Ford and Samsung's SDI group today announced research on new battery technology designed to trim weight and improve efficiency on cars, trucks, and other automobiles. At an event here in San Francisco, the two companies showed off a new dual-battery system that combines lithium-ion with lead-acid batteries to extend the life of the lead-acid battery on cars with start-stop engines.

On typical cars that use start-stop to save fuel, the lead-acid battery is necessary but can wear down if you're using it too often, says Kumar Galhotra, the VP of engineering for product development at Ford.

"Start-stop by definition means you have to restart the battery — you have to use the lead-acid battery all the time. But if we can have this regenerative braking and this parallel battery, you can save the lead-acids to be more effective on the start stops," Galhotra says. "Now we can use start-stop more often, so you get better fuel economy."

Start-stop is in most new Ford cars now

Ford says it's using start-stop technology in 70 percent of its cars, and that the dual-battery system could extend the use of batteries in non-hybrid vehicles as well.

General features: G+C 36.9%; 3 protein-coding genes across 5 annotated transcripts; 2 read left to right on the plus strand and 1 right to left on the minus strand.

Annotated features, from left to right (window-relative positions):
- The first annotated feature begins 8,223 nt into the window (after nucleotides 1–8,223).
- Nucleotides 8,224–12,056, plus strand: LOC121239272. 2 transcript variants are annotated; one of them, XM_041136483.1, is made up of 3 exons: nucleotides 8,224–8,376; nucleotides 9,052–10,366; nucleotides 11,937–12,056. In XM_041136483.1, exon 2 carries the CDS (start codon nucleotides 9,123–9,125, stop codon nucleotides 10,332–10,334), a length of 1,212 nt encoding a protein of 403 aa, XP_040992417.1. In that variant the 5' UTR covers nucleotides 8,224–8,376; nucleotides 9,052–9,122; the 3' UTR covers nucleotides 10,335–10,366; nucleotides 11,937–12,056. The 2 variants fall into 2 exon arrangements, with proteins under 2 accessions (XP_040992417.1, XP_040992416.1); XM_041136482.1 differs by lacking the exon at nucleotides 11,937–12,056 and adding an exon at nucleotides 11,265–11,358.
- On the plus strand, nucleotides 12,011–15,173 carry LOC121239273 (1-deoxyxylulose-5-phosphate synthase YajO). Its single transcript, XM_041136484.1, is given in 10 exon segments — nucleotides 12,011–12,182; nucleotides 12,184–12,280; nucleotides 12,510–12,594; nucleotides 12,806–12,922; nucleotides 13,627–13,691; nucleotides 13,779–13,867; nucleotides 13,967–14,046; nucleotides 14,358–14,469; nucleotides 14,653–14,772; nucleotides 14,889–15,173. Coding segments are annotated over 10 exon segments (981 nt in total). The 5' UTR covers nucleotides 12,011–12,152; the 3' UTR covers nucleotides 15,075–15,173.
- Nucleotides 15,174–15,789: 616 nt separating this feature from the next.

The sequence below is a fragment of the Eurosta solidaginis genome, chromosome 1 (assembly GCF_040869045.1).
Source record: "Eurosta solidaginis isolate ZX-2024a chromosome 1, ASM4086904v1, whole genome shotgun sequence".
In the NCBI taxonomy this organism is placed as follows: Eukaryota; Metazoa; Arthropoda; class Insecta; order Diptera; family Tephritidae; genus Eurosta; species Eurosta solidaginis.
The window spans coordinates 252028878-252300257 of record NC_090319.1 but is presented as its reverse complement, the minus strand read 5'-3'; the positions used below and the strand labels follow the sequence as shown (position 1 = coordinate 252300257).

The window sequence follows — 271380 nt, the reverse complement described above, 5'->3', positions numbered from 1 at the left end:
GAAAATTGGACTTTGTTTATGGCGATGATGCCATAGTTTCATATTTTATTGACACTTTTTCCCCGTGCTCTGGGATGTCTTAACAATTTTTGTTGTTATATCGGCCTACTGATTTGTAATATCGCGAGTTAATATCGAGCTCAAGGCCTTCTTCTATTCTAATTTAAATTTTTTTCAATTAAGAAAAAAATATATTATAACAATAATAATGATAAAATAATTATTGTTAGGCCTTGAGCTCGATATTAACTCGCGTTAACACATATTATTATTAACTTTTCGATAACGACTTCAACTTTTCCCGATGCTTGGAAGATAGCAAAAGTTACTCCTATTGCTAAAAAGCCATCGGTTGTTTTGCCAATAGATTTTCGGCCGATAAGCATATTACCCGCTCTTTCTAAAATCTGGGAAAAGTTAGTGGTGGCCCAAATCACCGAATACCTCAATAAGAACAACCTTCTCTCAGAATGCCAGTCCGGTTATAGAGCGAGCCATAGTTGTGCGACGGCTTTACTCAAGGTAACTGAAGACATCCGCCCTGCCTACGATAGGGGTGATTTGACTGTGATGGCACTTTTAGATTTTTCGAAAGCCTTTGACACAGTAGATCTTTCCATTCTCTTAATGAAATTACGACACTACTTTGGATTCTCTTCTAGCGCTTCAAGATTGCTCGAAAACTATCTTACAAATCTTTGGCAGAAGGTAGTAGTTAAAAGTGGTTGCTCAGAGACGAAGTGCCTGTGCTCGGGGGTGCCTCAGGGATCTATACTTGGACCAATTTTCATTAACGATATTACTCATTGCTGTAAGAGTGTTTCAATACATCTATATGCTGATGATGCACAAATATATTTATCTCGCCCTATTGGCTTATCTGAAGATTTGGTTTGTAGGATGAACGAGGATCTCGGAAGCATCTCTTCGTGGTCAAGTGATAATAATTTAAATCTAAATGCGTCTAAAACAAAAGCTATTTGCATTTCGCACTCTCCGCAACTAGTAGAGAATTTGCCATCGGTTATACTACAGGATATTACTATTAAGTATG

Along with the dual-battery technology, the two companies announced — but did not show off — what they called an "ultra-lightweight" battery concept. That design is about 10 pounds, or what Ford says is 40 percent lighter than the hybrid batteries made out of nickel-metal-hydride. It can also be put under passenger seats, trunks, spare tire compartments, or in a car's center console, Ford says.

The ultra-lightweight design aims to reduce the overall weight in cars, and eventually replace lead-acid batteries. It was announced alongside two, lightweight concept cars made by Ford that trim weight to improve efficiency. On hand was an F-150 truck that's 700 pounds lighter with the use of steel and aluminum alloys, as well as a concept Ford Fusion that uses similar materials to trim the weight by 25 percent. Neither of those two uses the new dual-battery systems, and are still undergoing testing for things like corrosion, collisions, and road noise, Ford said.

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